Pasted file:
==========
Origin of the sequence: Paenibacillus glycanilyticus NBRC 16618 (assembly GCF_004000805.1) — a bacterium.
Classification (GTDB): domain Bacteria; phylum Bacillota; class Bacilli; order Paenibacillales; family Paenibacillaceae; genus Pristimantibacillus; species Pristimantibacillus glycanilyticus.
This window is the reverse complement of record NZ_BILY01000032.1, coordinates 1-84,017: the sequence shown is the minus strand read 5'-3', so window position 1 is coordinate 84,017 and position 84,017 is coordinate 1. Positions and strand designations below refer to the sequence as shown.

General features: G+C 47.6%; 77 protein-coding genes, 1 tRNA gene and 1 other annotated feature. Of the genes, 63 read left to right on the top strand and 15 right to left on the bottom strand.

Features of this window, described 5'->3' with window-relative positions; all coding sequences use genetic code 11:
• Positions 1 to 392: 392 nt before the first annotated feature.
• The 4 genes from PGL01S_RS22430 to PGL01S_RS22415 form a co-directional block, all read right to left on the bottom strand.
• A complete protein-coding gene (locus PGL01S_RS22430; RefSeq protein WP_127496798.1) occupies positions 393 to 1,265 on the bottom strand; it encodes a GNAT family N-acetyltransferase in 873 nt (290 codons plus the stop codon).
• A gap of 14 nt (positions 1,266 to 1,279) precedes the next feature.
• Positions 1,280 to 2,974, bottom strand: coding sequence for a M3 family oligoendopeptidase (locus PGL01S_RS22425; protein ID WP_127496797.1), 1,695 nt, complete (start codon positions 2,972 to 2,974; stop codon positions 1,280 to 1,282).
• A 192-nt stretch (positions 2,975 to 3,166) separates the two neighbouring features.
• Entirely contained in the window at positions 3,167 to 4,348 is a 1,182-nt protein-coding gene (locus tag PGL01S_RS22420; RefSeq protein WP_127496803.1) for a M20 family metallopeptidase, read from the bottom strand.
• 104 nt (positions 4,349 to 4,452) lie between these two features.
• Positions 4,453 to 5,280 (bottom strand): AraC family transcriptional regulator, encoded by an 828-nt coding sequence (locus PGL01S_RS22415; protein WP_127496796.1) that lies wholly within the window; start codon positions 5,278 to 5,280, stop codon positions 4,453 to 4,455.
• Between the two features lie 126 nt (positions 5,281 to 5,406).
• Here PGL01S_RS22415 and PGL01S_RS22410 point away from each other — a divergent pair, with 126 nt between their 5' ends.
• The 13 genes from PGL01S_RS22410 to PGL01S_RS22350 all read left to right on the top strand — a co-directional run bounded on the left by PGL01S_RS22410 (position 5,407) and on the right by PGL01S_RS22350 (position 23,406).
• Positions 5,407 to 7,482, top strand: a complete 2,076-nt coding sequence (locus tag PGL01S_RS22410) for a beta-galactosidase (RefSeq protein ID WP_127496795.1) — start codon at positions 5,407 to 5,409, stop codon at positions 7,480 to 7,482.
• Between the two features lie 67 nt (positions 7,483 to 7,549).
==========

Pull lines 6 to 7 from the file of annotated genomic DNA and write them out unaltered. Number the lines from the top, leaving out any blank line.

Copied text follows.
• Positions 1 to 392: 392 nt before the first annotated feature.
• The 4 genes from PGL01S_RS22430 to PGL01S_RS22415 form a co-directional block, all read right to left on the bottom strand.